Unless your application package is extremely solid (for example you're putting down 50 percent to buy your new home, you have been with the same employer for ten years, and possess very high credit scores), you won't get a mortgage with your good looks and a pay stub today, the way you could have in 2006.
In addition, unless your financial position and credit rating are extremely bad or extremely good (making your mortgage prospects pretty obvious), home loan approval may seem like a crap-shoot. Douglas Benner, a senior loan officer with Embrace Home Loans, in a recent Washington Times interview put it this way: "It goes both ways. Some people think they cannot get a loan when they can, and others still think they can get a loan without providing any documentation. People need to realize that they will need to jump through a lot of hoops to get a loan now, especially compared to five years ago."
Fannie and Freddie
To make things even more confusing, there are guidelines and then there are guidelines. According to Fannie Mae's Loan Level Pricing Adjustment Matrix, you could qualify for a mortgage with 3 percent down and credit scores lower than 620 (you'll pay an extra 3.5 percent in fees for the privilege). But if you put less than 20 percent down, you have to be approved by a mortgage insurer and pay for mortgage insurance. And guess what? Those folks want to see credit scores of at least 680 to 740 because they are the ones taking on the risk.
What about FHA?
If you read the news you have probably seen articles that claim FHA allows 90 percent financing with credit scores as low as 500, and 96.5 percent for those with credit scores as low as 580. And if you look online you will find plenty of mortgage brokers trolling the forums, all asking the same question: Where can I find an FHA lender that will actually approve one of these deals? They are rate as hen's teeth.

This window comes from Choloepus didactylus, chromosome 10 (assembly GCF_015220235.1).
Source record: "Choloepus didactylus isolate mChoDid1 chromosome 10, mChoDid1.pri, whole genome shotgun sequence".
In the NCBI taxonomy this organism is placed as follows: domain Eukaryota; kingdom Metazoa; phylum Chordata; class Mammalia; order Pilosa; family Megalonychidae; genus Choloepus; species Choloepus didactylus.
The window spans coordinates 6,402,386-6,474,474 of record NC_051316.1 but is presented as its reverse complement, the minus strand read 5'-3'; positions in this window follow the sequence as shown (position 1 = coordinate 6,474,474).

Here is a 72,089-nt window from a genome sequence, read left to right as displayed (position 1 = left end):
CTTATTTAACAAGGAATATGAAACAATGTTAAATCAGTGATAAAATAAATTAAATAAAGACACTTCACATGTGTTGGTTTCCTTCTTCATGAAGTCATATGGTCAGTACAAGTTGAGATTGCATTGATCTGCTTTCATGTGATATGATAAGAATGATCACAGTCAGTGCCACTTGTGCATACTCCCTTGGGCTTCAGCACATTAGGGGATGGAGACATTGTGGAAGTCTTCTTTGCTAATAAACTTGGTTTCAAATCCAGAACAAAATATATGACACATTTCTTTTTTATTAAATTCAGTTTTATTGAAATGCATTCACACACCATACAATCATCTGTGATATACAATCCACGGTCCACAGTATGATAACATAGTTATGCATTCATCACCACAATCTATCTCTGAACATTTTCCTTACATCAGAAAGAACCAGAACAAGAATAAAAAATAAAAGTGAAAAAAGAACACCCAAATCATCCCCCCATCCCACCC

Because while FHA allows lenders to make these loans, if too many go south the lenders will get their approval to originate FHA loans yanked. So the lenders protect themselves by imposing credit score requirements of 620, 640, or 660. In fact, the average credit score for those who actually get approved for an FHA mortgage is just under 700!
So how do you know if you can get a mortgage?
The easiest way to to get your information together -- income, assets, and debts -- and be very precise about it. Get copies of your actual bank statements, all pages (hopefully there are no bounced checks on them) and a couple of actual pay stubs (or tax returns and a P and L for you self-employed folks). you can get your credit reports for free from www. annualcreditreport.com and it's not a bad idea to pay for your scores as well.
Armed with all of this, find a lender that will underwrite your application electronically and give you a preliminary decision right there. Then you know if you have more work to do or can easily close your loan when you are ready.